Dec. 5—At their Dec. 1 meeting, the Cumberland County Board of Education unanimously voted to update the district's dress code policy in favor of loosening a few rules and giving more specific wording to others.
The changes will go into effect when students return from winter break on Jan. 4.
"This dress code policy covers all of our schools; we have 12 principals," Rebecca Hamby, 7th District representative, said at the Nov. 28 policy committee meeting determining the new guidelines. "In order for us to have something uniform, all need to work together."
The board's decision to examine their previous dress code was due to a complaint from parent Will Watts at their Sept. 22 meeting. At the meeting, Watts asked for more openness in the dress code, as his 9-year-old daughter's tendency to wear baggy sweaters and sweatshirts for comfort had repeatedly landed her in violation of the dress code policy.
"Being comfortable makes learning easier. If you're not able to be comfortable, it puts a burden on everybody," Watts told the board.
Looking at the changes that were made, the board seems to agree with Watts — the rule that caused his complaint has been updated in order to better suit students who like to wear oversized clothing.
Previously, the dress code stated that "ill-fitting clothing such as saggy/baggy pants or oversized coats, sweaters, sweatshirts, etc." were not permitted.
Now, the language has been changed to ban "ill-fitting clothing such as saggy/baggy pants or pants dragging the floor."
Originally, ill-fitting clothing was not permitted due to safety concerns, on the grounds that they could be used to conceal weapons or other items. In order to not completely do away with this safety measure, the rule states that "excessively oversized clothing including but not limited to coats and/or trench/duster style" is still banned.
Another step toward comfort in the new policy is pajamas. Students are still not permitted to wear full pajamas, such as onesies. However, the board's policy committee decided that completely banning "pajama type clothing" was a bit unfair, as many students may want to wear lounge pants made of fleece or flannel to keep warm in the winter. So, the rule only says "no pajamas," to ensure students can wear lounge pants if they please.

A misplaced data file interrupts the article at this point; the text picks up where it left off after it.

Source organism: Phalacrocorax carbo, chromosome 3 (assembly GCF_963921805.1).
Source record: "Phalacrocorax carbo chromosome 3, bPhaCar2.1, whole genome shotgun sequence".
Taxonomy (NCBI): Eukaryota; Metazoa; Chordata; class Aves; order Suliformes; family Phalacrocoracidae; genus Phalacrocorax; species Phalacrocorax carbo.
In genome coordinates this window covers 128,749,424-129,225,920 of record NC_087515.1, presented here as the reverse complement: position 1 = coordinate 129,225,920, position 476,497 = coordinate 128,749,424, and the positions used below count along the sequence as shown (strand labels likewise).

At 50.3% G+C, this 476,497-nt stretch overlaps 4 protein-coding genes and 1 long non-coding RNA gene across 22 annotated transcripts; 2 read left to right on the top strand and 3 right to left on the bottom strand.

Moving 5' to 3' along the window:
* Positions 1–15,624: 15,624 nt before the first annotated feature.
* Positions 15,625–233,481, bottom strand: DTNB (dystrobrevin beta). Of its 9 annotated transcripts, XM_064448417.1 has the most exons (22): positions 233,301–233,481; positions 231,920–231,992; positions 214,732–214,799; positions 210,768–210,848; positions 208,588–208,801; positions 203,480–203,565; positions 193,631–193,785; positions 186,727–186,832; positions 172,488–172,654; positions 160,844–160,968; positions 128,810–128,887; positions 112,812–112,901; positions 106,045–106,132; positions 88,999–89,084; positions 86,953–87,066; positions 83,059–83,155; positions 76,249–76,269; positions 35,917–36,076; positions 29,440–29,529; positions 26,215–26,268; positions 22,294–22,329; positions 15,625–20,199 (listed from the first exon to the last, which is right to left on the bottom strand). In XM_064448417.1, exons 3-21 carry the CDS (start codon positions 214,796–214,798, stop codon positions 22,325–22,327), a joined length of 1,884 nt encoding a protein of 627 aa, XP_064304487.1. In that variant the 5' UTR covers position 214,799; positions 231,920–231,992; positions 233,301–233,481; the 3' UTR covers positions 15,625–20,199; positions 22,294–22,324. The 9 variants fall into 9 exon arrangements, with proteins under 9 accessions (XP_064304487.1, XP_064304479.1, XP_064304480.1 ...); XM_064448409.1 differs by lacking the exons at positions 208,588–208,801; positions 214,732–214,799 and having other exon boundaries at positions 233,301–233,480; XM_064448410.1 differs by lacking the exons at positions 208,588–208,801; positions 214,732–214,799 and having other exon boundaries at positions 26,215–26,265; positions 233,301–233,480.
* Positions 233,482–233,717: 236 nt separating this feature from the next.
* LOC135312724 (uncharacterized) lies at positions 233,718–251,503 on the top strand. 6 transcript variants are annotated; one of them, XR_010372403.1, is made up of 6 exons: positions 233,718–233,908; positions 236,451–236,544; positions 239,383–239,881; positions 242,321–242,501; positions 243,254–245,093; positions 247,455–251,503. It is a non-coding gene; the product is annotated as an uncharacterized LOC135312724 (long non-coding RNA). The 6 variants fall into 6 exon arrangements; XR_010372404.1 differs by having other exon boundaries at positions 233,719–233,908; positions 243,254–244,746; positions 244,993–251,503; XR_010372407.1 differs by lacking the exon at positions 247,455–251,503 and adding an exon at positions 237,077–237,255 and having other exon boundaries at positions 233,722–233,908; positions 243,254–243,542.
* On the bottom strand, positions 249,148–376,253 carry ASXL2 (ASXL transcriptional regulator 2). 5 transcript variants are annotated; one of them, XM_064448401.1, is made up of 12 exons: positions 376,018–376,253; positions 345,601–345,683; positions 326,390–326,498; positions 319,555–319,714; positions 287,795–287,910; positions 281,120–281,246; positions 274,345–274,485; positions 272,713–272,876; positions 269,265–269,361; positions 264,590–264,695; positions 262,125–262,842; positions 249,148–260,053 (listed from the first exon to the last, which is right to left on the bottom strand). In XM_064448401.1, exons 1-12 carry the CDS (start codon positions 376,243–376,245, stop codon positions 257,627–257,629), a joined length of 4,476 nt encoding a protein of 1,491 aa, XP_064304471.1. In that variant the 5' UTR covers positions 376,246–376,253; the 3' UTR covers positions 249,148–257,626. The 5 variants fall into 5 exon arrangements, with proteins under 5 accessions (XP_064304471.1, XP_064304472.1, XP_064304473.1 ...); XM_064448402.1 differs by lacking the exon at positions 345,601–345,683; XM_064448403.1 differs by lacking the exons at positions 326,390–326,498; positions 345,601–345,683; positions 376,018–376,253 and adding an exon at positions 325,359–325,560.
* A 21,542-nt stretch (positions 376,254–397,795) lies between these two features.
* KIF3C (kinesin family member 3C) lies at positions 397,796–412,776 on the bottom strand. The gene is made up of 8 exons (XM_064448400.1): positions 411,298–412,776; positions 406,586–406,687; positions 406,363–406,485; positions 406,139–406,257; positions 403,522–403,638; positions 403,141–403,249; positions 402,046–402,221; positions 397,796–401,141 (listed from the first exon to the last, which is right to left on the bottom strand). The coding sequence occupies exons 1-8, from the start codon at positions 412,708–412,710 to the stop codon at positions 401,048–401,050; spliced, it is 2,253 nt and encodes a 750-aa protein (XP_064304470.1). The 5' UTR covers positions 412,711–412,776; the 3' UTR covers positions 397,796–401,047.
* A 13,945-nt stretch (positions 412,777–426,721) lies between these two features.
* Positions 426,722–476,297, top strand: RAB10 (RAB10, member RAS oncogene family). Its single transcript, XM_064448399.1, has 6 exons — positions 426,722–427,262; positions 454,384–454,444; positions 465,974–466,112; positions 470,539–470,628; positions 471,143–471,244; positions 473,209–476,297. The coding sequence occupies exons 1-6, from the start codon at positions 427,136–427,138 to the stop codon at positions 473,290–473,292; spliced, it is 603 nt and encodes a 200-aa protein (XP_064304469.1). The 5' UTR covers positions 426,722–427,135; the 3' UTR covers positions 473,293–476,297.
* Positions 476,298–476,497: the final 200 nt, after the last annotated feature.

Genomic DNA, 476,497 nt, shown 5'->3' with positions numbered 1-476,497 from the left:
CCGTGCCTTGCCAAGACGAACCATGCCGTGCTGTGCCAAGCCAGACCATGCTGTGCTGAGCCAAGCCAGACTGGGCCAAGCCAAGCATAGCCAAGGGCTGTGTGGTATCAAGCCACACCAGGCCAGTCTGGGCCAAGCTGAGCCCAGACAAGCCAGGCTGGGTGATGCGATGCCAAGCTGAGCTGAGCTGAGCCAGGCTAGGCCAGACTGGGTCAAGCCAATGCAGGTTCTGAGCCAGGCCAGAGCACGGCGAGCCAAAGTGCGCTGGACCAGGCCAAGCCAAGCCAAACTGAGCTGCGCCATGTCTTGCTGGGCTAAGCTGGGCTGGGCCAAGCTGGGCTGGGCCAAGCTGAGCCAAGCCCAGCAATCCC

One major change is the complete removal of one rule: previously, students were not allowed to have a non-natural hair color, extreme hair style or makeup. Now, the rule has been done away with entirely. Piercings are also allowed, as long as they do not violate a rule in the policy that states "large heavy jewelry chains, and any jewelry that could be deemed harmful or dangerous, will not be permitted."
The language in the dress code's policy has also changed in the rules for shorts, skirt and dress length. Previously, the policy stated that without leggings underneath, none of these clothing items can be higher than five inches above the knee.
The new policy has replaced the phrase "5 inches above the knee" with "mid-thigh" and states that none of these clothing items shall be higher than mid-thigh from a "relaxed, standing position."
However, a few new rules have been added for clarity. One of the new rules, which was not previously a part of the dress code, states that no costume attire or distracting clothing is allowed, except on special dress days.
Another rule has been changed to be more specific — shirt/blouse length. Previously, the policy for this only stated that a shirt/blouse may not be so short that a student raising their elbows to the height of their shoulder exposes the midriff.
The new policy adds that all tops must cover at least 3 inches of the shoulder in order to not reveal the torso or undergarments. This measure additionally bans halter tops, tank tops, cropped tops and muscle shirts that reveal a bare midriff or lower back. The policy states, "no midriff bare skin should be visible while standing, sitting, or raising one's hand in class, or walking in the hallways."
Director of Schools William Stepp explained these guidelines were developed as a group effort by the administration across all schools in the county.
"We started talking with high school principals, and included all of the principals," Stepp said. "Some people had a certain view where they wanted to focus on academics, and some others had a stricter view. I think they were all pretty much centered."
The procedures for schools to follow when a students violates the dress code have also changed.
First and second violations will bear the same consequences as before:
First violation: The student will receive a written warning and the violation must be corrected.
Second violation: Parents will be notified; the violation must be corrected, and a detention will be assigned.
However, the procedure for third and subsequent violations is where more nuance is involved. Previously, a third violation meant the student would be suspended until a parent conference. Now, disciplinary action for third and subsequent violations are at the discretion of the school's administration, to add more flexibility depending on what the student's violations are.
"The way it works, the principal's discretion is within my intent," Stepp explained. "Are we perfect? No. Do we do corrective action? Yes."